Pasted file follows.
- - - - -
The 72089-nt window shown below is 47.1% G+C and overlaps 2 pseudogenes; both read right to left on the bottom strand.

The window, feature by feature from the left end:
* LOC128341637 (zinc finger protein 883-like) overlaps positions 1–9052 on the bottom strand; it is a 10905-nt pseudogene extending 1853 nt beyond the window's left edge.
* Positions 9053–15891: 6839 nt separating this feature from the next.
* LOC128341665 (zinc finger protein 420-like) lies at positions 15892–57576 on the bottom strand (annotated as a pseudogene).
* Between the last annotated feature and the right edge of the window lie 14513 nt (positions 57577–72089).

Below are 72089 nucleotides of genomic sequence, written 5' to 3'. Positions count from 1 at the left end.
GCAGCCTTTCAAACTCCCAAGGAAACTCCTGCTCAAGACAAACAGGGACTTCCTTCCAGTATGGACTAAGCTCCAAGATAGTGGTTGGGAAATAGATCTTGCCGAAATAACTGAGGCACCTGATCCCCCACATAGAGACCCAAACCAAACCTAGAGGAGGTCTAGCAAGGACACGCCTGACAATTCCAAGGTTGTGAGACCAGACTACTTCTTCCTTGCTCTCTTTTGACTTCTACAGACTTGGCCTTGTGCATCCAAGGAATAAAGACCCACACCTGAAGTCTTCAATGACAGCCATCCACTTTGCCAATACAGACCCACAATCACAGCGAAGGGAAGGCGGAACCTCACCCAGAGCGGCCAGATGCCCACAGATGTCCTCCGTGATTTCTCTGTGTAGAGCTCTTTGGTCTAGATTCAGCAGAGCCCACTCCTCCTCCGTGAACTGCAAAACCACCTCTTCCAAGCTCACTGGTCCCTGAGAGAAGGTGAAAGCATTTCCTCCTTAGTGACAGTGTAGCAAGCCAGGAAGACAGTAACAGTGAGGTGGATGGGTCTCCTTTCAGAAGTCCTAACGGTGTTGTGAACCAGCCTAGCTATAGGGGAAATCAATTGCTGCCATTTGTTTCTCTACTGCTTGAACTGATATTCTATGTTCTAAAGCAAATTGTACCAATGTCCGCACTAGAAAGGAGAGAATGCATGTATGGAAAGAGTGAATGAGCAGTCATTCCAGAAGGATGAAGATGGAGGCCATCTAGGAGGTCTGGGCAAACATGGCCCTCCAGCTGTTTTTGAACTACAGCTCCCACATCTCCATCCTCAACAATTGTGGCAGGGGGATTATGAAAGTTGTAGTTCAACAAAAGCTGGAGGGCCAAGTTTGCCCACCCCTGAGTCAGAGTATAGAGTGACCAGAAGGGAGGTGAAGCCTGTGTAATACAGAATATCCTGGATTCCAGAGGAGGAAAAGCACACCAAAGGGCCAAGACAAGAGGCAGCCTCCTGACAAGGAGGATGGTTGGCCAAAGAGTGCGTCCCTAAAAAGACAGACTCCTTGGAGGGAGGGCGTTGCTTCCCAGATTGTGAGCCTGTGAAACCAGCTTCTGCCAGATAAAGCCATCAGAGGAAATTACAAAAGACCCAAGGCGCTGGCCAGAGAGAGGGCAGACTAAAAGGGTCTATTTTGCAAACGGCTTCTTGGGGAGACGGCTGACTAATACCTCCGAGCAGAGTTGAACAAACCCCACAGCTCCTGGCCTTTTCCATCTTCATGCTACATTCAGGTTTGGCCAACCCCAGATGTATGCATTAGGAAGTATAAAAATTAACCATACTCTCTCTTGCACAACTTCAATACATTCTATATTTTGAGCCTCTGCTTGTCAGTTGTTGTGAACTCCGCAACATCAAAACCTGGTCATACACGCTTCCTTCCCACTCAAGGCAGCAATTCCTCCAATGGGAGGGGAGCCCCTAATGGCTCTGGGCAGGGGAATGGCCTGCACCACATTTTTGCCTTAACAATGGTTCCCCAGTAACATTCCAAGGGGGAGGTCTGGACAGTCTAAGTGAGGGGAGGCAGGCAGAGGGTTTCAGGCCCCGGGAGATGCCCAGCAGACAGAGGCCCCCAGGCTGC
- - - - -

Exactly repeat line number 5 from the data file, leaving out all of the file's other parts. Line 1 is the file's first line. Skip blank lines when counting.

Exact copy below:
* LOC128341665 (zinc finger protein 420-like) lies at positions 15892–57576 on the bottom strand (annotated as a pseudogene).